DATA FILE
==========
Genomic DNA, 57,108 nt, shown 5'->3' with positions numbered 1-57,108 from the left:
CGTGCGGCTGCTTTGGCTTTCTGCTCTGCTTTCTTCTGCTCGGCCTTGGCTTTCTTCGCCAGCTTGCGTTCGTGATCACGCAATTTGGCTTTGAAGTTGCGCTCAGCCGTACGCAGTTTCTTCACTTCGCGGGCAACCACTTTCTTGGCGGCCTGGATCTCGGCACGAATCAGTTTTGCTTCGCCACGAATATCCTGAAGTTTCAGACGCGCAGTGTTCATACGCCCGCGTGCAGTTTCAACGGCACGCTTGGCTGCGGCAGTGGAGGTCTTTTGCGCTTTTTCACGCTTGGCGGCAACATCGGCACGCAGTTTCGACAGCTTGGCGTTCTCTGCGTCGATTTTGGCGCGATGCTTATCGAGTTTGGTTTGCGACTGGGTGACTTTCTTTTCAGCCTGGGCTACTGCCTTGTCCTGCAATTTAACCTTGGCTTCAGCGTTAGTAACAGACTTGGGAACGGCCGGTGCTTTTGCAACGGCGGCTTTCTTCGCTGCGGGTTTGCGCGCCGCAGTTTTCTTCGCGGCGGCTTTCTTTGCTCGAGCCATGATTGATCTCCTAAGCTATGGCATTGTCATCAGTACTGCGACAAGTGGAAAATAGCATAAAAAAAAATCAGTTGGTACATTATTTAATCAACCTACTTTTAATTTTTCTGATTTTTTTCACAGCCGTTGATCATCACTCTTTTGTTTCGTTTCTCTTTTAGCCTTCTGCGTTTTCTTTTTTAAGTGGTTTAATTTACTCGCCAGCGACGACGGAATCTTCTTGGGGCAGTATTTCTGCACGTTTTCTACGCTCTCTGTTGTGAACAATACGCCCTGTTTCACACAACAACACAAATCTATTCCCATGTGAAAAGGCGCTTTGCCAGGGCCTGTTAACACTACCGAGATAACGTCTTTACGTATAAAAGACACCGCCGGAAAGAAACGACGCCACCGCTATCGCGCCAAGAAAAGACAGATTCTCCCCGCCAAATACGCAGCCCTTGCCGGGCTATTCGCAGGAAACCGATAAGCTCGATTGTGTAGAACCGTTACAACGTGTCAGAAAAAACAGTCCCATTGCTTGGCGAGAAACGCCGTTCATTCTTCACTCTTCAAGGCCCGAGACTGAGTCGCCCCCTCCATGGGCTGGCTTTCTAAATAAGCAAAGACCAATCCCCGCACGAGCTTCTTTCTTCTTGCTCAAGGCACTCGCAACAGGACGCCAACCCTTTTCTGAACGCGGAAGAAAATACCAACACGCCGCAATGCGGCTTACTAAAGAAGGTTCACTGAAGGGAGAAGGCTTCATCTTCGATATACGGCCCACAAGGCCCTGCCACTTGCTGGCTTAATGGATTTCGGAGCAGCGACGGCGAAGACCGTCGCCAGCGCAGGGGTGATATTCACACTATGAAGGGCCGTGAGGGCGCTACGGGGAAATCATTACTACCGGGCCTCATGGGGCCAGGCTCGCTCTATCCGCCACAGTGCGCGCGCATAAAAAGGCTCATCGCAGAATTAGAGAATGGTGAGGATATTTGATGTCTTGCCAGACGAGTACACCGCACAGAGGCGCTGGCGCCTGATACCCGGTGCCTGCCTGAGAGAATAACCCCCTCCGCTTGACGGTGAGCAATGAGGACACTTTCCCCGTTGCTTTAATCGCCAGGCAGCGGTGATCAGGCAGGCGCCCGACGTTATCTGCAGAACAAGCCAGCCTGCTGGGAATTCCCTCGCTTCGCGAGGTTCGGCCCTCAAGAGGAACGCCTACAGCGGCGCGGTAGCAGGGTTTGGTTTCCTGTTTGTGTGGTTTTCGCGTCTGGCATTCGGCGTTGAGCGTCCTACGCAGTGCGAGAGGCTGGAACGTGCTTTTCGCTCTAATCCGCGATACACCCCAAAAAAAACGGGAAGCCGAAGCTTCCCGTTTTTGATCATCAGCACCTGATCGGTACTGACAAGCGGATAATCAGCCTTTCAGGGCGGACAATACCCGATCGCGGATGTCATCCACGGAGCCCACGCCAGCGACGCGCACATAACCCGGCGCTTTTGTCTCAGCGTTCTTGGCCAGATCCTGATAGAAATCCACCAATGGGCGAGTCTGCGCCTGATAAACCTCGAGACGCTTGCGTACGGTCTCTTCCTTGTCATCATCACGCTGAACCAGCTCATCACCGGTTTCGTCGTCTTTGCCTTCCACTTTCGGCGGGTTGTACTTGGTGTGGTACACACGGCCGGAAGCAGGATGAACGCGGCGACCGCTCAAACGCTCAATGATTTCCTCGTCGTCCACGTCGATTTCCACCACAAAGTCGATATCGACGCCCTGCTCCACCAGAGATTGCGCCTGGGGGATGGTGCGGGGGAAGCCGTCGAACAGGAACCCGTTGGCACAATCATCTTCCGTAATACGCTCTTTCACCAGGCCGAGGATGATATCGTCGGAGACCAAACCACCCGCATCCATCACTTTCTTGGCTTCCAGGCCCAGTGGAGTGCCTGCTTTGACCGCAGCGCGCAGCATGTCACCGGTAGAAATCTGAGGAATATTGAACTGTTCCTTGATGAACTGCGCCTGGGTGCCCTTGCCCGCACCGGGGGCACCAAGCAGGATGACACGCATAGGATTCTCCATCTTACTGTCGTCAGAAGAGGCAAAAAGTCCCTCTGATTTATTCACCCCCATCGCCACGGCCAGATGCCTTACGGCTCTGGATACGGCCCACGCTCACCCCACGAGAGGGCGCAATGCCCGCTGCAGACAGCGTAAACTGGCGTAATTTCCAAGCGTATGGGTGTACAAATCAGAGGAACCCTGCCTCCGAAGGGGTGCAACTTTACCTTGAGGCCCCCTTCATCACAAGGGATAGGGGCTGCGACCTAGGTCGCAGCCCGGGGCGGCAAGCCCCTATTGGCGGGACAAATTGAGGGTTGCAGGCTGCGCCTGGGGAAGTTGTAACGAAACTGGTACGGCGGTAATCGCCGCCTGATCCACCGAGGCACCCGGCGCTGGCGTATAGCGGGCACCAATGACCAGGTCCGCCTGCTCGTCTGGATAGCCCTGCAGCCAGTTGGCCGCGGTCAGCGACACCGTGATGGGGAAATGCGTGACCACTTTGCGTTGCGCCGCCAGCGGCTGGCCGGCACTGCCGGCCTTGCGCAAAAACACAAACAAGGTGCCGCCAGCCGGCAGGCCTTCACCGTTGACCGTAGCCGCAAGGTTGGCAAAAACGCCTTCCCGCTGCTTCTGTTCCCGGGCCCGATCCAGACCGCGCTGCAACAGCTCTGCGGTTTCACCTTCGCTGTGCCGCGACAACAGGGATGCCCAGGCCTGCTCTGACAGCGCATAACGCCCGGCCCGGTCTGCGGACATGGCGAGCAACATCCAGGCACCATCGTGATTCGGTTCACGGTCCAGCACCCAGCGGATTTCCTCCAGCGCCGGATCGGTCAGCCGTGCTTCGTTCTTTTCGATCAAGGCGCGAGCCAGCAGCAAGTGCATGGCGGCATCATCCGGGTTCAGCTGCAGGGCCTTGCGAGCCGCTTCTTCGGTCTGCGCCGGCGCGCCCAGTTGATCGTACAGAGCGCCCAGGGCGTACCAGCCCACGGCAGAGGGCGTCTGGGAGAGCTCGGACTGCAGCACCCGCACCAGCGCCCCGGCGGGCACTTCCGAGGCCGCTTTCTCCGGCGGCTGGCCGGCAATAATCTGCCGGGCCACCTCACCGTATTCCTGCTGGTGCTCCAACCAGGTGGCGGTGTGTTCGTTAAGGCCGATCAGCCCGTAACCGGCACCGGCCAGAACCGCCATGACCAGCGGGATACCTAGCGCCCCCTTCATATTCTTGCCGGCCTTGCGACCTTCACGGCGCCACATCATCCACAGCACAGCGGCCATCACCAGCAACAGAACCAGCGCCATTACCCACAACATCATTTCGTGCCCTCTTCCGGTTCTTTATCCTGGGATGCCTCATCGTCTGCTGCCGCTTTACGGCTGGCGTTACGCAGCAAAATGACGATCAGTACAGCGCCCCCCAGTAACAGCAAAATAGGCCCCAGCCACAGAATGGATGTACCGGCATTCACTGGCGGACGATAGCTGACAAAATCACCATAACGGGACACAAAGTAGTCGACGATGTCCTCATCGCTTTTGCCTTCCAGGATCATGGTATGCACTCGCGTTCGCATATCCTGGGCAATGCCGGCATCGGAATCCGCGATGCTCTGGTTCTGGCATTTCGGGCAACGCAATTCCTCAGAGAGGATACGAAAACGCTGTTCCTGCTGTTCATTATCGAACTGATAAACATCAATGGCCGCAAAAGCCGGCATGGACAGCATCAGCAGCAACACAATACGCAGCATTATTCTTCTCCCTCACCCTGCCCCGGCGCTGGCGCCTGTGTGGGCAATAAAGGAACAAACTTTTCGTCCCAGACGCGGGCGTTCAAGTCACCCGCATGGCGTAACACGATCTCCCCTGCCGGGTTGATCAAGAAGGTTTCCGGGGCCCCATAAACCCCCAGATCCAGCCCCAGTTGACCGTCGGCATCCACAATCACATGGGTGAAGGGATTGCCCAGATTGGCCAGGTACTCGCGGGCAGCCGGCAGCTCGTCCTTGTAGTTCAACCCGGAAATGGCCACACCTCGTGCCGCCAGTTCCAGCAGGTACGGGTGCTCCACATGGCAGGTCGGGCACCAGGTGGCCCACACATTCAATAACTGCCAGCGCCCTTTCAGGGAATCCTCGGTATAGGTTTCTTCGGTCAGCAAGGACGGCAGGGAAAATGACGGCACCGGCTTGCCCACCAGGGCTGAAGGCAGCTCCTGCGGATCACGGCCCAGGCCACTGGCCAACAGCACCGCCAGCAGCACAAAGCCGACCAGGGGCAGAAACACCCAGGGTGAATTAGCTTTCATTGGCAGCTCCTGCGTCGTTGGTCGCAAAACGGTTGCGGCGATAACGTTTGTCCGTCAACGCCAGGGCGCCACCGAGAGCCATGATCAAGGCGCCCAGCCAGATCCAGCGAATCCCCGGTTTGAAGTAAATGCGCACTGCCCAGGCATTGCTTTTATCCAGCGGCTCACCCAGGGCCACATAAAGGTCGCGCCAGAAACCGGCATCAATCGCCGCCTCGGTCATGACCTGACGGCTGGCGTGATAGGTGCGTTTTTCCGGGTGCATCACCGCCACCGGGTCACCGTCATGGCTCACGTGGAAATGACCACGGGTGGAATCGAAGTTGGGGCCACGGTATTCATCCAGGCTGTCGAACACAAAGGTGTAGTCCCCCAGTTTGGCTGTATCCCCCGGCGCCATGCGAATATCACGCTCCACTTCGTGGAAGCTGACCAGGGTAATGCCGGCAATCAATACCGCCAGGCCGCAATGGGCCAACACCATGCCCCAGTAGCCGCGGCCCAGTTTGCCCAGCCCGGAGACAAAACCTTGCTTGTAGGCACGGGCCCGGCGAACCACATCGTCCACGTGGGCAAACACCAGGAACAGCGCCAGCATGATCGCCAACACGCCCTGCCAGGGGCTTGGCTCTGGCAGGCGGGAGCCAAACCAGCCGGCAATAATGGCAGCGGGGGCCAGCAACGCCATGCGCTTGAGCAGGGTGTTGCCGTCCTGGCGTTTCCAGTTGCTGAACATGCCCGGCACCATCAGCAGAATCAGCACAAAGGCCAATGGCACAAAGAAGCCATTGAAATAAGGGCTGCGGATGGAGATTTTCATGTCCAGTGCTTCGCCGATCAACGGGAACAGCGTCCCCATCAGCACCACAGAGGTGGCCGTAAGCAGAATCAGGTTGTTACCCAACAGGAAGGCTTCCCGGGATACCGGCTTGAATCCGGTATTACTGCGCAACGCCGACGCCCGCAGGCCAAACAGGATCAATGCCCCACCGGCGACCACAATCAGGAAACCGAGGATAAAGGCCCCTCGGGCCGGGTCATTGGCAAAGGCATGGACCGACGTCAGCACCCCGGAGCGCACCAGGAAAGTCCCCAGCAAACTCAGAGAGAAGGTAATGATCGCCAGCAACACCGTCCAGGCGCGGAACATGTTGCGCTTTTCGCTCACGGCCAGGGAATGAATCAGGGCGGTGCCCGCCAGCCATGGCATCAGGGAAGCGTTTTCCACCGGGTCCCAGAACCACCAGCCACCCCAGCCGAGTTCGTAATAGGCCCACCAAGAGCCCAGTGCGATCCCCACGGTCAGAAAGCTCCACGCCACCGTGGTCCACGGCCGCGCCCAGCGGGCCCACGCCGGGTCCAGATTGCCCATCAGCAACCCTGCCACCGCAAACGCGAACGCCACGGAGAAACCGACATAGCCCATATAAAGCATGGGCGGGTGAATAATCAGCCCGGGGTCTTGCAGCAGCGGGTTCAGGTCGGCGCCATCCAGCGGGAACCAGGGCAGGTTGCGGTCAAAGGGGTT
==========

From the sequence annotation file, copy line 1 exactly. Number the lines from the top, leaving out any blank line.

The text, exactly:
Genomic DNA, 57,108 nt, shown 5'->3' with positions numbered 1-57,108 from the left: